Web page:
+
<code>/etc/boot.conf</code> should now look like this:
+
  
 
<pre>
 
<pre>
boot {
+
# The root filesystem should have a pass number of either 0 or 1.
        generate grub
+
# All other filesystems should have a pass number of 0 or greater than 1.
        default "Funtoo Linux genkernel"
+
#
        timeout 3
+
# NOTE: If your BOOT partition is ReiserFS, add the notail option to opts.
}
+
#
 +
# See the manpage fstab(5) for more information.
 +
#
 +
# <fs>     <mountpoint>  <type>  <opts>        <dump/pass>
  
"Funtoo Linux" {
+
/dev/sda1    /boot         ext2    noauto,noatime 1 2
         kernel bzImage[-v]
+
/dev/sda2    none          swap    sw            0 0
        # params += nomodeset
+
/dev/sda3    /            ext4    noatime        0 1
}
+
#/dev/cdrom  /mnt/cdrom    auto    noauto,ro      0 0
 
</pre>
 
</pre>
  
Please read <code>man boot.conf</code> for further details.
+
{{Note|If you're using UEFI to boot, change the <code>/dev/sda1</code> line so it says <code>vfat</code> instead of <code>ext2</code>. Similarly, make sure that the <code>/dev/sda3</code> line specifies either <code>xfs</code> or <code>ext4</code>, depending on which filesystem you chose at filesystem-creation time.}}
  
===== Running grub-install and boot-update =====
+
==== /etc/localtime ====
  
Finally, we will need to actually install the GRUB boot loader to your disk, and also run <code>boot-update</code> which will generate your boot loader configuration file:
+
<code>/etc/localtime</code> is used to specify the timezone that your machine is in, and defaults to UTC. If you would like your Funtoo Linux system to use local time, you should replace <code>/etc/localtime</code> with a symbolic link to the timezone that you wish to use.
  
 
<console>
 
<console>
(chroot) # ##i##grub-install --no-floppy /dev/sda
+
(chroot) # ##i##ln -sf /usr/share/zoneinfo/MST7MDT /etc/localtime
(chroot) # ##i##boot-update
+
 
</console>
 
</console>
  
Now you need to update your boot loader configuration file:
+
The above sets the timezone to Mountain Standard Time (with daylight savings). Type <code>ls /usr/share/zoneinfo</code> to see what timezones are available. There are also sub-directories containing timezones described by location.
<console>
+
(chroot) # ##i##boot-update
+
</console>
+
You only need to run <code>grub-install</code> when you first install Funtoo Linux, but you need to re-run <code>boot-update</code> every time you modify your <code>/etc/boot.conf</code> file, so your changes are applied on next boot.
+
  
==== New School (UEFI) ====
+
==== /etc/make.conf ====
  
If you're using UEFI to boot, setting up the boot loader is a bit more complicated for now, but this process will be improving soon. Perform the following steps.
+
MAKEOPTS can be used to define how many parallel compilations should occur when you compile a package, which can speed up compilation significantly. A rule of thumb is the number of CPUs (or CPU threads) in your system plus one. If for example you have a dual core processor without [[wikipedia:Hyper-threading|hyper-threading]], then you would set MAKEOPTS to 3:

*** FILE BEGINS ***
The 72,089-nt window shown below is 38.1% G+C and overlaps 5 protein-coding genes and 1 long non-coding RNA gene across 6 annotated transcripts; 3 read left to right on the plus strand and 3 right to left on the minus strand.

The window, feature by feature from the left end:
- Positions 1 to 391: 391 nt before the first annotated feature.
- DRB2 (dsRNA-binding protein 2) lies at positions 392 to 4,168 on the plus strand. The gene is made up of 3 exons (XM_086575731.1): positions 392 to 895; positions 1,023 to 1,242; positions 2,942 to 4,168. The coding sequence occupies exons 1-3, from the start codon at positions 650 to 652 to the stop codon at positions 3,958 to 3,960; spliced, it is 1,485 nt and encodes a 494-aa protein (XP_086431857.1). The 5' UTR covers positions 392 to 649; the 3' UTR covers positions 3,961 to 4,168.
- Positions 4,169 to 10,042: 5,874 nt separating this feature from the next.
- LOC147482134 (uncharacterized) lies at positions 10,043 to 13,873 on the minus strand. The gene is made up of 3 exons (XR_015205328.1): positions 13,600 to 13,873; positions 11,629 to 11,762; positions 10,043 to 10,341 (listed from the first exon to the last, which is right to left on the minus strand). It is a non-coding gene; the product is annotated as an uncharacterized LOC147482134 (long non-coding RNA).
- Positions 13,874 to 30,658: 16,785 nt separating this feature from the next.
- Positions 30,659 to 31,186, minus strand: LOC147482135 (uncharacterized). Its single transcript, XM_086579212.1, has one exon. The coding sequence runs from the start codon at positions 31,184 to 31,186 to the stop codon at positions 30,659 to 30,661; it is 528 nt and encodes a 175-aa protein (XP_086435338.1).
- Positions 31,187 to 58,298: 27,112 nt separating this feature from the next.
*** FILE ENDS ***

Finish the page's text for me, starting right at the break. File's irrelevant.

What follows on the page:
+
===== Unmask Grub 2.02_beta2 =====
+
 
+
Unmask the latest version of GRUB by placing this in your <code>/etc/portage/package.unmask</code>:
+
  
 
<pre>
 
<pre>
sys-boot/grub
+
MAKEOPTS="-j3"
 
</pre>
 
</pre>
  
The 2.00 version of GRUB has known issues with UEFI booting. Using 2.02 is essential for having this boot method work reliably.
+
If you are unsure about how many processors/threads you have then use nproc to help you.
 
+
<console>
===== Emerging GRUB =====
+
(chroot) # ##i##nproc
 +
16
 +
</console>
  
You will still use GRUB as a boot loader, but before emerging grub, you will need to enable EFI booting. To do this,
+
Set MAKEOPTS to this number plus one:
add the following line to <code>/etc/make.conf</code>:
+
  
 
<pre>
 
<pre>
GRUB_PLATFORMS="efi-64"
+
MAKEOPTS="-j17"
 
</pre>
 
</pre>
  
Then, <code>emerge boot-update</code>. You will notice <code>grub</code> and <code>efibootmgr</code> getting pulled in as dependencies. This is expected and good.
+
USE flags define what functionality is enabled when packages are built. It is not recommended to add a lot of them during installation; you should wait until you have a working, bootable system before changing your USE flags. A USE flag prefixed with a minus ("<code>-</code>") sign tells Portage not to use the flag when compiling. A Funtoo guide to USE flags will be available in the future. For now, you can find out more information about USE flags in the [http://www.gentoo.org/doc/en/handbook/handbook-amd64.xml?part=2&chap=2 Gentoo Handbook].
  
===== Installing GRUB =====
+
LINGUAS tells Portage which local language to compile the system and applications in (those who use LINGUAS variable like OpenOffice). It is not usually necessary to set this if you use English. If you want another language such as French (fr) or German (de), set LINGUAS appropriately:
  
Now, for the magic of getting everything in place for booting. You should copy your kernel and initramfs (if you have one -- you will if you are following the default install) to <tt>/boot</tt>. GRUB will boot those. But how do we get UEFI to boot GRUB? Well, we need to run the following command:
+
<pre>
 +
LINGUAS="fr"
 +
</pre>
  
 +
==== /etc/conf.d/hwclock ====
 +
If you dual-boot with Windows, you'll need to edit this file and change the value of '''clock''' from '''UTC''' to '''local''', because Windows will set your hardware clock to local time every time you boot Windows. Otherwise you normally wouldn't need to edit this file.
 
<console>
 
<console>
(chroot) # ##i##grub-install --target=x86_64-efi --efi-directory=/boot --bootloader-id="Funtoo Linux [GRUB]" --recheck /dev/sda